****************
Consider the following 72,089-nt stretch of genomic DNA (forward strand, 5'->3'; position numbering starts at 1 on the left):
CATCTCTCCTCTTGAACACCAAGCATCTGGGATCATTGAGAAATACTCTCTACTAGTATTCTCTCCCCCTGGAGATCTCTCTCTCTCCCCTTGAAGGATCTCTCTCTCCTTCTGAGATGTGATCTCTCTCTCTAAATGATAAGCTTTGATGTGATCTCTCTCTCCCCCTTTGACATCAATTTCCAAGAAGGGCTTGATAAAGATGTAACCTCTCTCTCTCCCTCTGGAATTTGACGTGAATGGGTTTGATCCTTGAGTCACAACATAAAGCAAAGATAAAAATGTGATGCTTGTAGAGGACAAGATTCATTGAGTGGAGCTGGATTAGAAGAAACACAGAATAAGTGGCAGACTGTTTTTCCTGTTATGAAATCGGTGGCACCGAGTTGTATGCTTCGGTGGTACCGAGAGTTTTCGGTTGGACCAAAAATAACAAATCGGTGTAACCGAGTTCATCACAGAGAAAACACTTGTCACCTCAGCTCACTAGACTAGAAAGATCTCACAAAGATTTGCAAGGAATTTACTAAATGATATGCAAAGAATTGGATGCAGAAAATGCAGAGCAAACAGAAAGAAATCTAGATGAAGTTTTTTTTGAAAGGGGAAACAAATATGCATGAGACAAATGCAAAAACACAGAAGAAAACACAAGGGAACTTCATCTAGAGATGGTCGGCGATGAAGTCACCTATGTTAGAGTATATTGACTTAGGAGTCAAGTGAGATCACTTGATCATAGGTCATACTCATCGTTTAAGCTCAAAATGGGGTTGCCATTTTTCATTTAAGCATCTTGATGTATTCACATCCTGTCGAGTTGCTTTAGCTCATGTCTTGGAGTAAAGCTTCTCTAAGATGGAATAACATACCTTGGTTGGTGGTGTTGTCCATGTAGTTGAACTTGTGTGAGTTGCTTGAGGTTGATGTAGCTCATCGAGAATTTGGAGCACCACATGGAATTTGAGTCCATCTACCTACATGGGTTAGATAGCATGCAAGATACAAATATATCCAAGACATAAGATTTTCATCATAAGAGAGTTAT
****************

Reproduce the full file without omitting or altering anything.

Consider the following 72,089-nt stretch of genomic DNA (forward strand, 5'->3'; position numbering starts at 1 on the left):
CATCTCTCCTCTTGAACACCAAGCATCTGGGATCATTGAGAAATACTCTCTACTAGTATTCTCTCCCCCTGGAGATCTCTCTCTCTCCCCTTGAAGGATCTCTCTCTCCTTCTGAGATGTGATCTCTCTCTCTAAATGATAAGCTTTGATGTGATCTCTCTCTCCCCCTTTGACATCAATTTCCAAGAAGGGCTTGATAAAGATGTAACCTCTCTCTCTCCCTCTGGAATTTGACGTGAATGGGTTTGATCCTTGAGTCACAACATAAAGCAAAGATAAAAATGTGATGCTTGTAGAGGACAAGATTCATTGAGTGGAGCTGGATTAGAAGAAACACAGAATAAGTGGCAGACTGTTTTTCCTGTTATGAAATCGGTGGCACCGAGTTGTATGCTTCGGTGGTACCGAGAGTTTTCGGTTGGACCAAAAATAACAAATCGGTGTAACCGAGTTCATCACAGAGAAAACACTTGTCACCTCAGCTCACTAGACTAGAAAGATCTCACAAAGATTTGCAAGGAATTTACTAAATGATATGCAAAGAATTGGATGCAGAAAATGCAGAGCAAACAGAAAGAAATCTAGATGAAGTTTTTTTTGAAAGGGGAAACAAATATGCATGAGACAAATGCAAAAACACAGAAGAAAACACAAGGGAACTTCATCTAGAGATGGTCGGCGATGAAGTCACCTATGTTAGAGTATATTGACTTAGGAGTCAAGTGAGATCACTTGATCATAGGTCATACTCATCGTTTAAGCTCAAAATGGGGTTGCCATTTTTCATTTAAGCATCTTGATGTATTCACATCCTGTCGAGTTGCTTTAGCTCATGTCTTGGAGTAAAGCTTCTCTAAGATGGAATAACATACCTTGGTTGGTGGTGTTGTCCATGTAGTTGAACTTGTGTGAGTTGCTTGAGGTTGATGTAGCTCATCGAGAATTTGGAGCACCACATGGAATTTGAGTCCATCTACCTACATGGGTTAGATAGCATGCAAGATACAAATATATCCAAGACATAAGATTTTCATCATAAGAGAGTTAT